Return to Case Digest Archives
skip general nav links ACHP home About ACHP

ACHP News

National Historic
Preservation
Program


Working with
Section 106


Federal, State, & Tribal Programs

Training & Education

Publications

Search
 skip specific nav links
Home arrow Working with Section 106 arrow ACHP Case Digest arrow Summer 2003 arrow North Dakota: Expansion of Coal Mining Operations, Mercer County
North Dakota: Expansion of Coal Mining Operations, Mercer County

Agencies: Office of Surface Mining and Bureau of Land Management

Nearly 300 prehistoric and historic sites could be affected by the proposed expansion of coal mining operations in Mercer County, North Dakota.

Thirty nine of the prehistoric sites and one of the historic sites have been determined eligible for listing in the National Register of Historic Placesóbut which prehistoric sites may qualify for the National Register for their traditional religious and cultural importance has not yet been determined, although a large number of Indian tribes have indicated that such properties exist within the area.

While consultation among the tribes, the mining company, Federal agencies, and the State of North Dakota continues, the mining company has proposed to address the potential loss of historic properties through measures that include establishing an Indian Cultural Education Trust contributing approximately $200,000 to the Indian Education Trust fund for the tribes for cultural education purposes.

A coal mining company proposes to expand its operations in Mercer County, North Dakota. The project, known as the West Mine Expansion, will affect approximately 17,051 acres, mostly privately owned with a small percentage under State ownership.

Through surveys of the West Mine Expansion area, 231 prehistoric sites and 67 historic sites were identified; 39 of the prehistoric sites and one of the historic sites were determined to be eligible for the National Register of Historic Places.

The Bureau of Land Management (BLM)—which will administer the subsurface coal in about one-third of the project area as well as lease the Federal coal—and the Office of Surface Mining (OSM)—which is responsible for mining plan approval of any Federal coal—have not resolved which of the 231 prehistoric sites may qualify for listing on the National Register for their traditional religious and cultural importance.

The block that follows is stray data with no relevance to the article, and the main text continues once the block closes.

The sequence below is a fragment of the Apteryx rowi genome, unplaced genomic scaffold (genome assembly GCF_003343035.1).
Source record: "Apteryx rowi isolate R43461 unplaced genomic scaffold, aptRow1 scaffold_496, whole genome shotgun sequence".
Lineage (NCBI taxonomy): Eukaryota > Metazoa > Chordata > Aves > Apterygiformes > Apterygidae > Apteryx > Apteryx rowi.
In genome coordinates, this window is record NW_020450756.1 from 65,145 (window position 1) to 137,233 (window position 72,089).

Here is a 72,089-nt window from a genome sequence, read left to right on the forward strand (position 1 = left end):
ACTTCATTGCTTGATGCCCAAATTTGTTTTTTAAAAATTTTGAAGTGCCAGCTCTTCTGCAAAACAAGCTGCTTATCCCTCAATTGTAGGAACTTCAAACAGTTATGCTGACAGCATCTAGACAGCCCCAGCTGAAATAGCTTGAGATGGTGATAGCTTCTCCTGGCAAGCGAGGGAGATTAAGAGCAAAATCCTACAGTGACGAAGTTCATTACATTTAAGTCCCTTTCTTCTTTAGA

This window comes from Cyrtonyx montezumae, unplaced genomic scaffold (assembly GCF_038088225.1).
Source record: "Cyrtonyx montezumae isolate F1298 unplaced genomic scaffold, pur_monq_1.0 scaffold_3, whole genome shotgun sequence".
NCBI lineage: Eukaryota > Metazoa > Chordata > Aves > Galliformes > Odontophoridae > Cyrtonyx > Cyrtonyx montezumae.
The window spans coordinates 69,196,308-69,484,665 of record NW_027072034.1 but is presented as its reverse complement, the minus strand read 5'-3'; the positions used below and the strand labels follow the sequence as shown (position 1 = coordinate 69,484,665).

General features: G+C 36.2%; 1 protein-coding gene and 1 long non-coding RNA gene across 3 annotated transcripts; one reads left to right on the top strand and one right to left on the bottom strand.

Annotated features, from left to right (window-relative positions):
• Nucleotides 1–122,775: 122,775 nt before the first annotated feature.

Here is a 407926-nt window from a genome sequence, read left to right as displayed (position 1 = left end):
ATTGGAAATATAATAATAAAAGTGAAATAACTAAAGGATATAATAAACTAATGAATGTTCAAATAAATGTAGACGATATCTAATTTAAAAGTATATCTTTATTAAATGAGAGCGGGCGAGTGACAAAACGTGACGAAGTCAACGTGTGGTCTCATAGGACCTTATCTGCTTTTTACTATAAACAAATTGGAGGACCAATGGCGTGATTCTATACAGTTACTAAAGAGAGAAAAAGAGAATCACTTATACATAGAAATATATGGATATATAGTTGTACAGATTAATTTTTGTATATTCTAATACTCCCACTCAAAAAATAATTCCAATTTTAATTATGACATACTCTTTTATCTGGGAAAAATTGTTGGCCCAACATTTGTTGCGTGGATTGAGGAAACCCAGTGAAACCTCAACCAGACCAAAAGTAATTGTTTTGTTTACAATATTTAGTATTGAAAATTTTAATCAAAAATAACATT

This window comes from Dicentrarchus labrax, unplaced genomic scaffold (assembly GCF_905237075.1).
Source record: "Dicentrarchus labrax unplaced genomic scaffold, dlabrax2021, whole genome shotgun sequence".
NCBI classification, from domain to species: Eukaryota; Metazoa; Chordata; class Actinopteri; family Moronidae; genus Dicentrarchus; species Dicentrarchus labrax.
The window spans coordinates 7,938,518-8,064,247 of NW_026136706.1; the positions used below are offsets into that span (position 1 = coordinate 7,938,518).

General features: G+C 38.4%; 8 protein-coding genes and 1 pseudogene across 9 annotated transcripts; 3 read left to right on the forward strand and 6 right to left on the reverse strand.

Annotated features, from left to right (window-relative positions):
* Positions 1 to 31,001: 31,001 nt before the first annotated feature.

Nearly 20 Indian tribes have expressed their concern with the adequacy of identification and evaluation of the historic properties that they say contain traditional religious and cultural value. They have expressed their desire that such values are fully considered in the design and mitigation measures of the West Mine Expansion.

The coal mining company has proposed to address the losses of historic properties due to the West Mine Expansion through several approaches, including establishing an Indian Cultural Education Trust with the North Dakota State Land Department under a new State law to hold about 10 percent of the project lands containing some of the historic properties of the project area for tribal use in spiritual and traditional activities.

In addition, the company has proposed to contribute approximately $200,000 to the Indian Education Trust fund for dispersal to the tribes for cultural education purposes.

In January 2003, the ACHP participated in a meeting with the project’s consulting parties and was invited by OSM and BLM to formally participate in the review of the project.

Although a Programmatic Agreement is in draft form and has been circulated with a draft Cultural Resource Management Plan containing details of the project’s proposed mitigation measures, the project’s stakeholders have not yet agreed on the potential mitigation measures, and consultation on the project’s effects on the historic properties continues.

Staff contact: Alan Stanfill

Updated November 20, 2003

Return to Top